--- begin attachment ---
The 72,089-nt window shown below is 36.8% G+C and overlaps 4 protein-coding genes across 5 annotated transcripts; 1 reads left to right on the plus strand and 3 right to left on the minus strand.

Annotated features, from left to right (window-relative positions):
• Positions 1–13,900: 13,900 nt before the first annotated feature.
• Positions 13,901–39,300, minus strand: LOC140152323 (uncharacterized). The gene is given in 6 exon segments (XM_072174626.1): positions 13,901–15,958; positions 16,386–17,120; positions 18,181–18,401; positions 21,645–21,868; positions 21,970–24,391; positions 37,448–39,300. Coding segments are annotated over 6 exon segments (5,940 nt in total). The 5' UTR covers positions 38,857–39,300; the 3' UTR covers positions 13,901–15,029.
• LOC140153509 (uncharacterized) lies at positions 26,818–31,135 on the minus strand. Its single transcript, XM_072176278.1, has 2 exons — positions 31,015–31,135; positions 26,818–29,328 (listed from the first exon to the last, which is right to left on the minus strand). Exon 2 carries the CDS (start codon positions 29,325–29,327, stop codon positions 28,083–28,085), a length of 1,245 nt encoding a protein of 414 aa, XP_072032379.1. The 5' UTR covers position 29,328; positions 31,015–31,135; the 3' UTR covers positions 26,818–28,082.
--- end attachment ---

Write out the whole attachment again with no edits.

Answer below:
The 72,089-nt window shown below is 36.8% G+C and overlaps 4 protein-coding genes across 5 annotated transcripts; 1 reads left to right on the plus strand and 3 right to left on the minus strand.

Annotated features, from left to right (window-relative positions):
• Positions 1–13,900: 13,900 nt before the first annotated feature.
• Positions 13,901–39,300, minus strand: LOC140152323 (uncharacterized). The gene is given in 6 exon segments (XM_072174626.1): positions 13,901–15,958; positions 16,386–17,120; positions 18,181–18,401; positions 21,645–21,868; positions 21,970–24,391; positions 37,448–39,300. Coding segments are annotated over 6 exon segments (5,940 nt in total). The 5' UTR covers positions 38,857–39,300; the 3' UTR covers positions 13,901–15,029.
• LOC140153509 (uncharacterized) lies at positions 26,818–31,135 on the minus strand. Its single transcript, XM_072176278.1, has 2 exons — positions 31,015–31,135; positions 26,818–29,328 (listed from the first exon to the last, which is right to left on the minus strand). Exon 2 carries the CDS (start codon positions 29,325–29,327, stop codon positions 28,083–28,085), a length of 1,245 nt encoding a protein of 414 aa, XP_072032379.1. The 5' UTR covers position 29,328; positions 31,015–31,135; the 3' UTR covers positions 26,818–28,082.